A taxing year ahead

Courtesy of your federal Liberal government. Photo credit: Reuters/Blare Gable


As if all the talk about a looming recession wasn’t enough, we also know that Canadians will be facing a number of tax increases in 2023, courtesy of the federal Liberal government. For starters, both Employment Insurance premiums and Canada Pension Plan premiums will increase on January 1. This is estimated to cost the average employee just over $300 in 2023. Employers are also hit by these increases. In the case of EI, employers pay $1.40 for every $1 contributed by an employee and CPP premiums are split 50-50 between employers and employees, adding up to sizeable increased costs for businesses of all sizes. 

For the self-employed, they must pay double for CPP in that they ante up for both the employer and employee portion of the premium. At a time when many businesses still carry significant debt from the pandemic and revenues have not returned to pre-pandemic levels, these payroll tax hikes are especially unwelcome. Payroll taxes are a particularly harmful type of tax as, unlike corporate income taxes, they must be paid whether the business is making money or not. 

On April 1, Canadians will be hit by yet another carbon tax increase. April Fools, Canadians! This hike will add a further 3.2 cents per litre to gas prices. All in, the carbon tax will account for almost 15 cents per litre in 2023 and is slated to increase every year until 2030 until it reaches about 45 cents per litre. As virtually everything we buy has a transportation component, the added carbon tax will also increase the price of all consumer and business goods and services, further fueling inflation. Businesses that are especially intensive users of energy such as the vital manufacturing sector will find themselves even more uncompetitive on global markets as a result. 

Canadians who would like to drown their tax sorrows with an alcoholic drink or two will also face increased costs. Back in 2017, the federal Liberals established a so-called escalator tax on alcoholic beverages which increases automatically every year on April 1. Apart from the fact that there should never be any tax that increases automatically without being debated in Parliament, Canada already has some of the highest taxes on alcohol in the world. This added cost also has a particularly negative impact on the hospitality industry, one of the hardest hit during the pandemic.  

A second carbon tax, called the Clean Fuel Standard, is planned by the federal government to be introduced in December of 2023. This tax is estimated to add a further four cents per litre to gas prices and will feed into price hikes for all goods and services as well. 

The above tax increases comprise what we know are planned for next year, but other policies in the works could also impose added expenses on Canadians. For instance, the Liberals’ plan to impose an emissions cap on the oil and gas industry in late 2023 could also increase fossil fuel costs as the industry may have to reduce its production to comply with the cap. Another worrisome federal policy is the plan to have farmers reduce their fertilizer use, supposedly to achieve climate goals. Many agricultural industry representatives are concerned this policy will end up restricting food supply, further drive-up prices and create food shortages.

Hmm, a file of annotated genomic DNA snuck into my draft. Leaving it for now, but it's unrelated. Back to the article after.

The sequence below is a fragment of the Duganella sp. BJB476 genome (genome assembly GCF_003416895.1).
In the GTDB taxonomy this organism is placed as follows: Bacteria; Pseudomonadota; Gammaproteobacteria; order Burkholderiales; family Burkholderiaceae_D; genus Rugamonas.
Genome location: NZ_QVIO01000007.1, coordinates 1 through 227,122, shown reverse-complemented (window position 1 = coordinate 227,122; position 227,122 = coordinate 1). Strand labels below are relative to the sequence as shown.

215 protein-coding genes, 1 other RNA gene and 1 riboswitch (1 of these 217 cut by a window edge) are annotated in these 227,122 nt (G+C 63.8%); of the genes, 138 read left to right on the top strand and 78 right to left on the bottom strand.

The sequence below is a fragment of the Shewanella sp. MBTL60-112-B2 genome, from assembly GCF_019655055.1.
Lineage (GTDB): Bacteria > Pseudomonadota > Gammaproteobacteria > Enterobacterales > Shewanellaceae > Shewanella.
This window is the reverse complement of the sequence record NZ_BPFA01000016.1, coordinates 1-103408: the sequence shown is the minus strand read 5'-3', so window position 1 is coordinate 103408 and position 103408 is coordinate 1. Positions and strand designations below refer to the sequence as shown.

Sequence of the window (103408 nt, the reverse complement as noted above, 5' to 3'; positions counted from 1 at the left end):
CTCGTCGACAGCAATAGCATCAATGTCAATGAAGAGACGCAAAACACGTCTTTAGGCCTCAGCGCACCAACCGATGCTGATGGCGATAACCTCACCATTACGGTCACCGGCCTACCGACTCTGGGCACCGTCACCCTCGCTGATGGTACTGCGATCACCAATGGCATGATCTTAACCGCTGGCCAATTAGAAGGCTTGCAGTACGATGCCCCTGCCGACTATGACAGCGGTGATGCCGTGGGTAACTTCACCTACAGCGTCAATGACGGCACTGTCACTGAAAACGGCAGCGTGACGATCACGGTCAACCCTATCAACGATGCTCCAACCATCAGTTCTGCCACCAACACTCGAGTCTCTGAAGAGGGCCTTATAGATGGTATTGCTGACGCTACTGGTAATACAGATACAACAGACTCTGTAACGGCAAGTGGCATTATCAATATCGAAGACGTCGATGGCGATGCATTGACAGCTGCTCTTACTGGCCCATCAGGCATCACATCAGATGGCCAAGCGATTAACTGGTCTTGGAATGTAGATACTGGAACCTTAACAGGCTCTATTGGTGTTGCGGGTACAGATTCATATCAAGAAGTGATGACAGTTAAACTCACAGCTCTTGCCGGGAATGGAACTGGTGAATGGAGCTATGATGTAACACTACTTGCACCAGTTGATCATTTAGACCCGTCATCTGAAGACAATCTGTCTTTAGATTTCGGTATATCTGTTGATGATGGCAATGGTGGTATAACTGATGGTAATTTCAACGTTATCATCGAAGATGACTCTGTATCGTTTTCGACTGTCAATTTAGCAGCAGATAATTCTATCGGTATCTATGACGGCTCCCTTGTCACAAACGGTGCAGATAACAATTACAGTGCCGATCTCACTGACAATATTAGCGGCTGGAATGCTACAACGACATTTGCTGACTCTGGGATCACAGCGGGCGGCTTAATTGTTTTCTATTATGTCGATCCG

While you may be wondering how you’ll be able to afford all these tax increases and other added costs, our Members of Parliament won’t have that problem. As usual, their compensation will increase on April 1 at the rate of the average increase in private sector union compensation in larger companies. Government employees will undoubtedly also enjoy inflation-adjusted increases in 2023 as they did throughout the pandemic when no one in the public sector missed a paycheque despite often working fewer hours or not at all. 

Federal governments in virtually all developed countries around the world have reduced taxes in one way or another to give their citizens and businesses a break in trying to recover from the pandemic and help face difficult times ahead. Some provincial governments in Canada have taken the initiative to assist taxpayers – in most cases by reducing the provincial portion of gas taxes. But the federal Liberals have only implemented tax increases, while they don’t hesitate to spend large amounts of our money on their pet causes and expect to be given immense credit when they dole out a cheque for a few hundred bucks to a particular constituency. From an economic perspective, it is much more efficient to reduce taxes than to overtax people, cycle that money through a costly government bureaucracy and then distribute cheques back to taxpayers.  

Clearly 2023 is shaping up to be a banner year for average Canadians! One interesting recent development is that there are growing rumours the Liberals may be considering a federal election in 2023, hoping to go to the polls before the expected recession sets in. If that’s the case, Canadians will have a prime opportunity to choose whether they are in favour of all of these tax hikes the Liberals have planned for them, or would prefer to keep more of their own hard-earned money. The choice should be obvious.  

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